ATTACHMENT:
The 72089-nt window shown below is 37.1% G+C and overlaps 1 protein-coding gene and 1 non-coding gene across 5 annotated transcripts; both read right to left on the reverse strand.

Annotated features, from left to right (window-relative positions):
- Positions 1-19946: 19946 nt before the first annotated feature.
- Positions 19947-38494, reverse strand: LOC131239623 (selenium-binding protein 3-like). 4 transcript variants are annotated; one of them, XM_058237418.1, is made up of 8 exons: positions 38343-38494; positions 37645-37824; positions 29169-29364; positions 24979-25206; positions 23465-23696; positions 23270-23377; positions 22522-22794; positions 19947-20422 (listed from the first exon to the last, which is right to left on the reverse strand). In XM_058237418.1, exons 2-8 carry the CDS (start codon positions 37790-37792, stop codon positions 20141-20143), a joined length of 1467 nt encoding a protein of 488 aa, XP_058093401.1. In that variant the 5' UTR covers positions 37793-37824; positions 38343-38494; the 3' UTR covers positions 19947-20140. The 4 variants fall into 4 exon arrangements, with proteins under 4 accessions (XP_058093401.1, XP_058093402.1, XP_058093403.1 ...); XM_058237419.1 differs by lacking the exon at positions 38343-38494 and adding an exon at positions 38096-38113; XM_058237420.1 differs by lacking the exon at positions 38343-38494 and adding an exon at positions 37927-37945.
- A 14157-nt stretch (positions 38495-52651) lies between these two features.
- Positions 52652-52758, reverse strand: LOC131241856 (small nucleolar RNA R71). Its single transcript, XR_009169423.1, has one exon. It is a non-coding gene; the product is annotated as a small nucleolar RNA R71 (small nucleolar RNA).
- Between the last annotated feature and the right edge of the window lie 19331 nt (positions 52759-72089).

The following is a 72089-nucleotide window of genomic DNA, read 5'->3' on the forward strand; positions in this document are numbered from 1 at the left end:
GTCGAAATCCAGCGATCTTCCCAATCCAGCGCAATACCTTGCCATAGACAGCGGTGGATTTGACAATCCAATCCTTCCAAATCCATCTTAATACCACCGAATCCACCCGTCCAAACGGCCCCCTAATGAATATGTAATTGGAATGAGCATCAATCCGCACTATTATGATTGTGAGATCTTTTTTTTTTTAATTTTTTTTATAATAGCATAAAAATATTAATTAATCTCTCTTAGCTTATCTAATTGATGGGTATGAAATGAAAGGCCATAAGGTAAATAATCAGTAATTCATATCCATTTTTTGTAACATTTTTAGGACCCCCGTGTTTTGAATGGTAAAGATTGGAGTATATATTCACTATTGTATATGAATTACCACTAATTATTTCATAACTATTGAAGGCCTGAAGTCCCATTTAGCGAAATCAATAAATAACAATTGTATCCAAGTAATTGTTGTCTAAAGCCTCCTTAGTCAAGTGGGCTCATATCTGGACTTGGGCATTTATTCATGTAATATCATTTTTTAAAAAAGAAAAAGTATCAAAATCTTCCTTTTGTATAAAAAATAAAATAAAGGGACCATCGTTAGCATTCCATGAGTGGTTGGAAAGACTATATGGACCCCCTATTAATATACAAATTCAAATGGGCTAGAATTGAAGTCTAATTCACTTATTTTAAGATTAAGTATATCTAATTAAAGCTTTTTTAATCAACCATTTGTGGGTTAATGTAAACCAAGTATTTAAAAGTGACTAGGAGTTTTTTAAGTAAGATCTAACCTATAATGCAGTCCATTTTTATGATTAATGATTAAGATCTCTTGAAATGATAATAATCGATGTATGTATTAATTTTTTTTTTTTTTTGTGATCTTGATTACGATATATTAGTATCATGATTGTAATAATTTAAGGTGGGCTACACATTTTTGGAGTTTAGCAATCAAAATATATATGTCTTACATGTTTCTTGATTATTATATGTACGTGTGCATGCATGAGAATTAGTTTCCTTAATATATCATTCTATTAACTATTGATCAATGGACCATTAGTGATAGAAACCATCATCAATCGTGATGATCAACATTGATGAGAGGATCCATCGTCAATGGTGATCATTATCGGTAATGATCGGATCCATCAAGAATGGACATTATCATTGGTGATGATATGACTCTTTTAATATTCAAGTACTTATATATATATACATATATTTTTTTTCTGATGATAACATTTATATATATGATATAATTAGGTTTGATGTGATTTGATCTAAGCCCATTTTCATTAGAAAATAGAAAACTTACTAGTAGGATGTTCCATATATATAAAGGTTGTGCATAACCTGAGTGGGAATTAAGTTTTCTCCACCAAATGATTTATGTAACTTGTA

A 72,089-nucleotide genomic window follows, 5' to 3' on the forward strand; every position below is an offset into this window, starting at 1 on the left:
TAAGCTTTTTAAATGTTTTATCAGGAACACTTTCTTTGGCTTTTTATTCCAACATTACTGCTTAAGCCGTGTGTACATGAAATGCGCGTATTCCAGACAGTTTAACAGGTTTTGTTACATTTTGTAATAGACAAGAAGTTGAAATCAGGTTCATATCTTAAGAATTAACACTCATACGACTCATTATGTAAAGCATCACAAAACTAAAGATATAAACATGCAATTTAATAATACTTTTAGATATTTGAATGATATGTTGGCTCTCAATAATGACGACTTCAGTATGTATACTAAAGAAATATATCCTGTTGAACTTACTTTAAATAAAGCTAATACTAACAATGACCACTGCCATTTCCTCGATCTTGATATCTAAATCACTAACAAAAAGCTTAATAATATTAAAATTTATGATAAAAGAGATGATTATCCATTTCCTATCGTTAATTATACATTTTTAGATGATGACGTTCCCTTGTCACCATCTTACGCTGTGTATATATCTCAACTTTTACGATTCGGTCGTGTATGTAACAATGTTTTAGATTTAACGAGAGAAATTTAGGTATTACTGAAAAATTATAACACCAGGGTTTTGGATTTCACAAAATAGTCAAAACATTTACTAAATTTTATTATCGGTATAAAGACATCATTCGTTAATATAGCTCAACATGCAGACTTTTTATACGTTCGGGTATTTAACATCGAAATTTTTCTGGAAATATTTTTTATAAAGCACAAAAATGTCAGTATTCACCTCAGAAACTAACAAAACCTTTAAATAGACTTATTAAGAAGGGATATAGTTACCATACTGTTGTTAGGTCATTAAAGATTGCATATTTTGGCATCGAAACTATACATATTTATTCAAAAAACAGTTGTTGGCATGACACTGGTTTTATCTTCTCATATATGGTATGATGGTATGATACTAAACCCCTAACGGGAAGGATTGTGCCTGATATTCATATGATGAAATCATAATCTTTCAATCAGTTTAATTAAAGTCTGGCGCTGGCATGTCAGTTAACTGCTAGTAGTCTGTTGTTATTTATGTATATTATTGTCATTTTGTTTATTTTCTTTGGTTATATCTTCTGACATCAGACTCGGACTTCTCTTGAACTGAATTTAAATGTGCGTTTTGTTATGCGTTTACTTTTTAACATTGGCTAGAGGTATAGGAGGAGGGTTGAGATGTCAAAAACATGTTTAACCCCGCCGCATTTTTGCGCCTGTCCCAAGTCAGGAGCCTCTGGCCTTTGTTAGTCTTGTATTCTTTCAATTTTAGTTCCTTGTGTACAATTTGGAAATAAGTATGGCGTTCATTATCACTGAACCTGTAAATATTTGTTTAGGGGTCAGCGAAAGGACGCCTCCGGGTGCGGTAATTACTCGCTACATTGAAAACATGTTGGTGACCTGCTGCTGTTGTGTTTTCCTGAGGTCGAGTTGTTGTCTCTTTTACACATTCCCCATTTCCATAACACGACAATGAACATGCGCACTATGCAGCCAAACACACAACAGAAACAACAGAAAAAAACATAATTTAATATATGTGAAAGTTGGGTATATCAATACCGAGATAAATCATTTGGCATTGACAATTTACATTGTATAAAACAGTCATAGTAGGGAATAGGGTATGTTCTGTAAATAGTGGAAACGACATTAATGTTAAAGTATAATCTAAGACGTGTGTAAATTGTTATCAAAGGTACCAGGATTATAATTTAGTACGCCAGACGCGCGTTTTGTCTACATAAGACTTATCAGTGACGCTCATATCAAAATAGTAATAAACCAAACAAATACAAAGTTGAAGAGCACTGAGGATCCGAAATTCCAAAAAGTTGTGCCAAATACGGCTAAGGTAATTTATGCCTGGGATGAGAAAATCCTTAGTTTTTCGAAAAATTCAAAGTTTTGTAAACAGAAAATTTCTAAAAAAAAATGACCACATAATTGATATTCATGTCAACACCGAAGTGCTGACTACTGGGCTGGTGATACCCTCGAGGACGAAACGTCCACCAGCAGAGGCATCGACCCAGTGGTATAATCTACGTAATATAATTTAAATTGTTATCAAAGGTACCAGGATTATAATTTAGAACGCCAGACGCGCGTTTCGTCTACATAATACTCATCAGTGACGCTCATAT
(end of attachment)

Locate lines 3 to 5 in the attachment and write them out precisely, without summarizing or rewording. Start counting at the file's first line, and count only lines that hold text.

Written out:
- Positions 1-19946: 19946 nt before the first annotated feature.
- Positions 19947-38494, reverse strand: LOC131239623 (selenium-binding protein 3-like). 4 transcript variants are annotated; one of them, XM_058237418.1, is made up of 8 exons: positions 38343-38494; positions 37645-37824; positions 29169-29364; positions 24979-25206; positions 23465-23696; positions 23270-23377; positions 22522-22794; positions 19947-20422 (listed from the first exon to the last, which is right to left on the reverse strand). In XM_058237418.1, exons 2-8 carry the CDS (start codon positions 37790-37792, stop codon positions 20141-20143), a joined length of 1467 nt encoding a protein of 488 aa, XP_058093401.1. In that variant the 5' UTR covers positions 37793-37824; positions 38343-38494; the 3' UTR covers positions 19947-20140. The 4 variants fall into 4 exon arrangements, with proteins under 4 accessions (XP_058093401.1, XP_058093402.1, XP_058093403.1 ...); XM_058237419.1 differs by lacking the exon at positions 38343-38494 and adding an exon at positions 38096-38113; XM_058237420.1 differs by lacking the exon at positions 38343-38494 and adding an exon at positions 37927-37945.
- A 14157-nt stretch (positions 38495-52651) lies between these two features.